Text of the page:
The Summertime BBQs of Canada

on 6:57 pm

Alright, continuing on with these themes of summer and food, as has been the focus of our last posts, today I want mesh the two together and talk about the old fashion summertime outdoor barbecues which are very much a part of the summertime fun and imagery of those long days of summer north of the 49th.

Ok, first, as many may already know, BBQing can basically be accomplished in two ways:

1.) via the old gas BBQ, more conviniente for those backyard or deck gathering with friends;


2.) via the fire pit, usually more common when camping out.



Now no matter what route you take, what is most important to remember is that a good ol' fashion BBQ not only brings together good food, that is often also accompanied with plenty of great drinks, it is also about camaraderie and being with good friends and family. Sticking to the food, however, I think we can all agree that pretty much everything tastes great over an open flame - meat, fish, vegetables and lets not forget these things below:





Yes, that's right yummy marchmallows roasting on an open fire, a culinary delight that is vertually unknown here in Portugal. In fact, if anyone knowns where good chunky marchmallows can be purchased here, leave a comment.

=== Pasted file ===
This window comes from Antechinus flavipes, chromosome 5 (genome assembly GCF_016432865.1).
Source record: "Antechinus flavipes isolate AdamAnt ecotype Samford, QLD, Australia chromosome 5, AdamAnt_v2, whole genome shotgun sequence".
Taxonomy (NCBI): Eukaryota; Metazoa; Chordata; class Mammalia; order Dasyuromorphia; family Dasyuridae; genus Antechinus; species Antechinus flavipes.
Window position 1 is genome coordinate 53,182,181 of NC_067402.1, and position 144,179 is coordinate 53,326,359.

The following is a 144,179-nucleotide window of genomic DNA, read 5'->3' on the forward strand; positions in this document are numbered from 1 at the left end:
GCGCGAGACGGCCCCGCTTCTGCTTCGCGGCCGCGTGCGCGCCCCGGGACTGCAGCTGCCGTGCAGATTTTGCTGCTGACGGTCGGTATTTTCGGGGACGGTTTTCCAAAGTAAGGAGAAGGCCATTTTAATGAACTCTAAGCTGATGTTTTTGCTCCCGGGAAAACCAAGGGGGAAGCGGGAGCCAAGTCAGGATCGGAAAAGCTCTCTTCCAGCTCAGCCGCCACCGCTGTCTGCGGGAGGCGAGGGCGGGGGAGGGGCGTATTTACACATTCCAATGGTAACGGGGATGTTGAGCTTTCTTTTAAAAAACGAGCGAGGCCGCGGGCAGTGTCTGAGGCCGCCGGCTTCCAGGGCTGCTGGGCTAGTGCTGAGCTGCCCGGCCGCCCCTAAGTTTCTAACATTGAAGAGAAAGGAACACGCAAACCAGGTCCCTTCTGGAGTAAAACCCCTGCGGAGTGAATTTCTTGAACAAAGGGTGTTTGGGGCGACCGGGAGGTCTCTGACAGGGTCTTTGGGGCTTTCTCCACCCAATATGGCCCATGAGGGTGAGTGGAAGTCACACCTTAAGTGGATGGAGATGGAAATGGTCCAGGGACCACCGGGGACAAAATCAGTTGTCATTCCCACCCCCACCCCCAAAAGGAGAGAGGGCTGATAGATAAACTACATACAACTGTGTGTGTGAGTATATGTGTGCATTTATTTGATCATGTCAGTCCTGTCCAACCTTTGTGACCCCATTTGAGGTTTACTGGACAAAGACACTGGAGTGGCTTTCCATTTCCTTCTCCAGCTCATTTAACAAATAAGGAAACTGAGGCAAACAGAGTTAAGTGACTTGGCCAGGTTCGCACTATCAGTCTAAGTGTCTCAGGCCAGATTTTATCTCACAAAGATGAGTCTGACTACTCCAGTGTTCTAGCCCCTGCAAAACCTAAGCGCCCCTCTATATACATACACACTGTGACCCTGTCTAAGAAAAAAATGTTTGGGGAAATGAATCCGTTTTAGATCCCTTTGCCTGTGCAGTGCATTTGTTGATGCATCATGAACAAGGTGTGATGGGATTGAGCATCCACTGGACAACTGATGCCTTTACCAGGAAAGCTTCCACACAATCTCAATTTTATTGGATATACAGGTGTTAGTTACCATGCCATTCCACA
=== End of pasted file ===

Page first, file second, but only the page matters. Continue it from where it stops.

Now although BBQing may have certain ritualistic elements symbolic of the Canadian summer, in the same vain that Canada is a multicultural haven, so is BBQing synonymous with multiculturalism: Greek souvlaki, Chinese BBQ pork, Brazilian picanha or maminha, the abundancy of German sausages, and the list goes on. Of course we cannot forget the Portuguese in Canada and their passion for a BBQ - bifanas, chicken, sardines, and so on and so forth. Seldom is a gathering of Portuguese communities in Canada in the summer BBQ-less.









Good ol' typically Portuguese community BBQ in Canada



One of the most interesting features of these Portuguese community BBQs, however, are the BBQ instruments themselves - the often homemade oil barrel sawed in half BBQ that is then put on wheels and is ready to travel.